Trade of the Day: Stocks and stock futures down; safe havens gold and US Treasuries gain; oil extends rally.

Quote of the Day: “We look for the pace of nonfarm hiring to slow in December, with employers adding 150,000 jobs. Although we expect the pace of hiring to slow, the unemployment rate should remain steady at its 50-year low of 3.5%,” said Wells Fargo economists in a report ahead of the US jobs data for December to be released this Friday.

Stock of the day: China Oilfield Services rose in a weak market after the company said a settlement of civil suits has been made in an Oslo court and the company would receive US$188 million as settlement. The stock rose 2% and volumes surged.

Number of the Day: $5 billion. Orders for a two-tranche bond from China Fortune Land logged within a few hours of issue announcement.

Tip of the Day: “In our base case of no major military escalation, the effects on economies and earnings on a global scale should be minor. Hence, we maintain our overweight positions on global and US equities. Outside a severe disruption scenario, we do not believe that oil prices can sustain at current levels. Spare capacity in oil remains adequate and we still expect an oversupplied oil market in 2020, particularly in 1H20, due to non-OPEC supply growth (by the US and Norway) outpacing modest oil demand growth,” said UBS Chief Investment Office in its report outlining the 2020 outlook. They also asked investors to take advantage of relatively low volatility in the option market to cut portfolio volatility or add explicit protection.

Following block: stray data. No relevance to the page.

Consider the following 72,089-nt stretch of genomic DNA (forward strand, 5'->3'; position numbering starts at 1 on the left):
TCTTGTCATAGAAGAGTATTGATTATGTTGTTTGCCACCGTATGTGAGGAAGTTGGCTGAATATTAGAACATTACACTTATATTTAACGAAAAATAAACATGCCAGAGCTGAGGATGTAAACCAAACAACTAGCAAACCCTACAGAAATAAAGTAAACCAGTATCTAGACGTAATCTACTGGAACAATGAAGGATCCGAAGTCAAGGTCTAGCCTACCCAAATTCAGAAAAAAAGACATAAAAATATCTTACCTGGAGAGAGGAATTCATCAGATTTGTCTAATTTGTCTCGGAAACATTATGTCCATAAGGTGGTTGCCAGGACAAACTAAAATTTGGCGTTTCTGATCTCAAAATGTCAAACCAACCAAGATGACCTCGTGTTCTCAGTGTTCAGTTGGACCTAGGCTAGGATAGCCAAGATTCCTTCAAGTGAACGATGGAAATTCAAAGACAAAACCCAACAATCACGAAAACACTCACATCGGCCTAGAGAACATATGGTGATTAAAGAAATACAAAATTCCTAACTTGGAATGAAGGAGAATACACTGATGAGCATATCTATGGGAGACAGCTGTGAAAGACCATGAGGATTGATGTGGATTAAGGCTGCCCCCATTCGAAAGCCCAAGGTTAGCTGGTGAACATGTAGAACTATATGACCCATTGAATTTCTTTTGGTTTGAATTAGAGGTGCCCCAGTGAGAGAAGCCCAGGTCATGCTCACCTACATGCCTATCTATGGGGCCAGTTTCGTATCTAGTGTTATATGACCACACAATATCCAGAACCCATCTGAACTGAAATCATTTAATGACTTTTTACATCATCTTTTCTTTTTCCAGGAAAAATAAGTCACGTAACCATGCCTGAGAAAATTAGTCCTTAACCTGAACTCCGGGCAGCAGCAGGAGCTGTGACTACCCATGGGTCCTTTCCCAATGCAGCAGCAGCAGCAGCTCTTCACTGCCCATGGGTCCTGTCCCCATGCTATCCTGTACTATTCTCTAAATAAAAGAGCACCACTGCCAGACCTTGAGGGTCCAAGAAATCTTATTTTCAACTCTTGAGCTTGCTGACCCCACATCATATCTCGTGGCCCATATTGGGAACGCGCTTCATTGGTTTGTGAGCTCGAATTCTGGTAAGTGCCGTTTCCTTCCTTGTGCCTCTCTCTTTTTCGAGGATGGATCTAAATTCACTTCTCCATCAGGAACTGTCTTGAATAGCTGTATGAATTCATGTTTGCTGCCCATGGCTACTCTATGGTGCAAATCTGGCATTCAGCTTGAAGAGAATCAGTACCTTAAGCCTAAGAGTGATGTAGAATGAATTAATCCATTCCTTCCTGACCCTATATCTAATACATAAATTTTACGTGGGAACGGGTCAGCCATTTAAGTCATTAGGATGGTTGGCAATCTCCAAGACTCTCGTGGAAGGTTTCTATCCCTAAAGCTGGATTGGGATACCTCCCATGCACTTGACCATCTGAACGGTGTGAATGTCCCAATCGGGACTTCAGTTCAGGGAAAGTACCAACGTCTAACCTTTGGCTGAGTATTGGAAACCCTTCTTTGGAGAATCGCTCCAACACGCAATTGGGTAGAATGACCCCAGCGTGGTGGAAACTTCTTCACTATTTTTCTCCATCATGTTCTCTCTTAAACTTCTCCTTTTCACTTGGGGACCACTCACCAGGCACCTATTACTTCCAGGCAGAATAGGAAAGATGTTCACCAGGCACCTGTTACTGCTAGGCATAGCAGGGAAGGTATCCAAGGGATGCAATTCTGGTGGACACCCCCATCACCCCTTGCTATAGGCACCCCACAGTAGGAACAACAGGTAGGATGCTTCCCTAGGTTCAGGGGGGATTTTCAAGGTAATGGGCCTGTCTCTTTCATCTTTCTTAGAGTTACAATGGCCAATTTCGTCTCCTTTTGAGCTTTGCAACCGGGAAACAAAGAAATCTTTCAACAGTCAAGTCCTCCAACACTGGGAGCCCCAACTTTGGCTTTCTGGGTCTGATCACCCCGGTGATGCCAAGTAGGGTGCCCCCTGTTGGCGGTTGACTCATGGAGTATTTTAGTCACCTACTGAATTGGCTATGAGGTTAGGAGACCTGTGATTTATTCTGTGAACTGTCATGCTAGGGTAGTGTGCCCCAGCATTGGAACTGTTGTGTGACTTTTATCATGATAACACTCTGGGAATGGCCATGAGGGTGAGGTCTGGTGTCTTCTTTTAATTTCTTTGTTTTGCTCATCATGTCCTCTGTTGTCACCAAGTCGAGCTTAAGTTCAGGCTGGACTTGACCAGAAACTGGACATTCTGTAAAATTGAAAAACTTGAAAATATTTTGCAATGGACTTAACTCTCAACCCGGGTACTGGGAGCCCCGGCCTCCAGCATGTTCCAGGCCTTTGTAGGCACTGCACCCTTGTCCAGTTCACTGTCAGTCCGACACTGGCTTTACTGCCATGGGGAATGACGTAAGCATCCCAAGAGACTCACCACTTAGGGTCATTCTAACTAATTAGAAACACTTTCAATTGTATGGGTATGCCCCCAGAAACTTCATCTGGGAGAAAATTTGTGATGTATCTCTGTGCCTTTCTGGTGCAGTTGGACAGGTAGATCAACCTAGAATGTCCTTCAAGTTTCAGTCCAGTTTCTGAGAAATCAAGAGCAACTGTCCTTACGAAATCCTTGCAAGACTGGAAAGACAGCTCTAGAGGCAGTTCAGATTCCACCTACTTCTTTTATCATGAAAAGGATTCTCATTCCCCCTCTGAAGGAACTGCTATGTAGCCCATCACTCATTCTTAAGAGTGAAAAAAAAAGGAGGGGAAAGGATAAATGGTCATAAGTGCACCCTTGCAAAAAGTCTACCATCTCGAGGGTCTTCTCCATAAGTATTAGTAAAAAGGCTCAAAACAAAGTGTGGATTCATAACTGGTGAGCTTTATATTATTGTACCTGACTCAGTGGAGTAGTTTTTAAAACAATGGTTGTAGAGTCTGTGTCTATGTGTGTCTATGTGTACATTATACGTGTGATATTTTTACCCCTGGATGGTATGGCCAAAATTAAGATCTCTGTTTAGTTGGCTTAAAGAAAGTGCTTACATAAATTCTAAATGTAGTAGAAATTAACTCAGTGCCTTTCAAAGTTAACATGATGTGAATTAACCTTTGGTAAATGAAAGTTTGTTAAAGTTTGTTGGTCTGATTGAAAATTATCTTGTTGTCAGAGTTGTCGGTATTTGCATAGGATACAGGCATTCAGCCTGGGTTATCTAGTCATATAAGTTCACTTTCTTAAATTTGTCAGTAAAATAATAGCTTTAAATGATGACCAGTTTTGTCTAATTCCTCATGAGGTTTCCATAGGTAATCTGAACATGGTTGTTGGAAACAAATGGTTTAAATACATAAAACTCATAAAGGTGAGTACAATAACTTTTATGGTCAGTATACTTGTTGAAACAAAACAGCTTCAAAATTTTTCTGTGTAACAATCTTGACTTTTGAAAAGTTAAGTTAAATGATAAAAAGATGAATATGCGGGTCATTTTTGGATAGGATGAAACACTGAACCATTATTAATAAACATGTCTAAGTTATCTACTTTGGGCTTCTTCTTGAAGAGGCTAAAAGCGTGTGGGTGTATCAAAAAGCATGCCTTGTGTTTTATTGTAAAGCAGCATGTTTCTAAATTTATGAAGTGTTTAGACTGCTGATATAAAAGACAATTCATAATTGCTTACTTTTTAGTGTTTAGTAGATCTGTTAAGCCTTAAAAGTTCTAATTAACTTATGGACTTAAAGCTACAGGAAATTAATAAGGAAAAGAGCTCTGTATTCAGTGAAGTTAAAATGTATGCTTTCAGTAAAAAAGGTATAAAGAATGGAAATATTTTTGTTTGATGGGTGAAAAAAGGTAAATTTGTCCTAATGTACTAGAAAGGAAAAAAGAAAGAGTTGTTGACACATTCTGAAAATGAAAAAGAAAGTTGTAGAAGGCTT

“Investors can consider adding exposure to safe-haven assets Japanese yen and gold. Regarding the yellow metal, muted US economic growth and lower real interest rates reduce the opportunity cost of holding gold. And, since gold is priced in US dollars, a weaker dollar, which we expect in 2020, supports gold prices,” the report said.

Financial markets retreated on Wednesday after Iran fired a series of rockets at two US-Iraqi airbases in retaliation against the US killing of Iranian military commander Qassem Soleimani. The build-up in tension has triggered a jump in oil prices and a scramble for safe-haven gold but the broad market is awaiting to see if this will escalate into a full-blown conflict.

Hong Kong’s Hang Seng index declined 0.8% with insurance, banking and industrials leading the losses. The Stoxx Europe 600 Index fell 0.2% but futures on the S&P 500 Index gained 0.1% after Iran’s foreign minister Javad Zarif tweeted that his country took and concluded proportionate measures in self-defense. “We do not seek escalation or war, but will defend ourselves against any aggression,” he said in his tweet.

China property companies continued their scramble for raising funds through bond issues with Yango International, Kaisa Group, Sino Ocean and China Fortune all in the market with debt offerings. In fact, China South City sold bonds due in 2024, buying back bonds that are falling due later this year, thereby extending its maturity profile by leveraging on the positive sentiment around the sector.

“We remain bullish on the China property sector on the back of macro policies such as the recent move to bolster bank liquidity, as well as real estate support,” said HSBC analysts in a report published on Wednesday.